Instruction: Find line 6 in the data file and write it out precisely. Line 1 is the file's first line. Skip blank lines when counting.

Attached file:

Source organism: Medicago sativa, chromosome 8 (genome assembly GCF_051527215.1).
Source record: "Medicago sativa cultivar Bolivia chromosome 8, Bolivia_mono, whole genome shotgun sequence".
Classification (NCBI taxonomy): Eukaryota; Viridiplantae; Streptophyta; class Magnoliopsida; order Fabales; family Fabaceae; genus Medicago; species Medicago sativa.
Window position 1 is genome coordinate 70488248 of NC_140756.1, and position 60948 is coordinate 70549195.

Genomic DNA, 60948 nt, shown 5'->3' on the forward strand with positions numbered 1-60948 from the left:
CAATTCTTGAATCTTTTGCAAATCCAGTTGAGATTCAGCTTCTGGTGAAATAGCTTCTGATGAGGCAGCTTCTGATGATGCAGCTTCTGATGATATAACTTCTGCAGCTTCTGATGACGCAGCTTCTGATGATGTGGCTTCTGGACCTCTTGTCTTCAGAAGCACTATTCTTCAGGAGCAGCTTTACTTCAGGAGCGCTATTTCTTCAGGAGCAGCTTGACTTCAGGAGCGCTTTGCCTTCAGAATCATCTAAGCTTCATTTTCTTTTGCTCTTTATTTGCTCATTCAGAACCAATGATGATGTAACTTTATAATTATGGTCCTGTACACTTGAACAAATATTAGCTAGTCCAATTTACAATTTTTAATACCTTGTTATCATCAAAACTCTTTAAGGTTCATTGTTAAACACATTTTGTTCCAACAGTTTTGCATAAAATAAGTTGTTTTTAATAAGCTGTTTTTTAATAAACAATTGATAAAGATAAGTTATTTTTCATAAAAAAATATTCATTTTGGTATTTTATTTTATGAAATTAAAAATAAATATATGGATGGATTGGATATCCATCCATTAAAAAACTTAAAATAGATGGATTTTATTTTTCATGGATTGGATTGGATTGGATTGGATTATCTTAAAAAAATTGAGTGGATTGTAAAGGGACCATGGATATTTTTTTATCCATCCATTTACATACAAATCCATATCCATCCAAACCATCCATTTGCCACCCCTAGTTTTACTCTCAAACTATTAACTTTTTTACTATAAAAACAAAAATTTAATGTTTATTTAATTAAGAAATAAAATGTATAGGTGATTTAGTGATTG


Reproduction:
CAATTCTTGAATCTTTTGCAAATCCAGTTGAGATTCAGCTTCTGGTGAAATAGCTTCTGATGAGGCAGCTTCTGATGATGCAGCTTCTGATGATATAACTTCTGCAGCTTCTGATGACGCAGCTTCTGATGATGTGGCTTCTGGACCTCTTGTCTTCAGAAGCACTATTCTTCAGGAGCAGCTTTACTTCAGGAGCGCTATTTCTTCAGGAGCAGCTTGACTTCAGGAGCGCTTTGCCTTCAGAATCATCTAAGCTTCATTTTCTTTTGCTCTTTATTTGCTCATTCAGAACCAATGATGATGTAACTTTATAATTATGGTCCTGTACACTTGAACAAATATTAGCTAGTCCAATTTACAATTTTTAATACCTTGTTATCATCAAAACTCTTTAAGGTTCATTGTTAAACACATTTTGTTCCAACAGTTTTGCATAAAATAAGTTGTTTTTAATAAGCTGTTTTTTAATAAACAATTGATAAAGATAAGTTATTTTTCATAAAAAAATATTCATTTTGGTATTTTATTTTATGAAATTAAAAATAAATATATGGATGGATTGGATATCCATCCATTAAAAAACTTAAAATAGATGGATTTTATTTTTCATGGATTGGATTGGATTGGATTGGATTATCTTAAAAAAATTGAGTGGATTGTAAAGGGACCATGGATATTTTTTTATCCATCCATTTACATACAAATCCATATCCATCCAAACCATCCATTTGCCACCCCTAGTTTTACTCTCAAACTATTAACTTTTTTACTATAAAAACAAAAATTTAATGTTTATTTAATTAAGAAATAAAATGTATAGGTGATTTAGTGATTG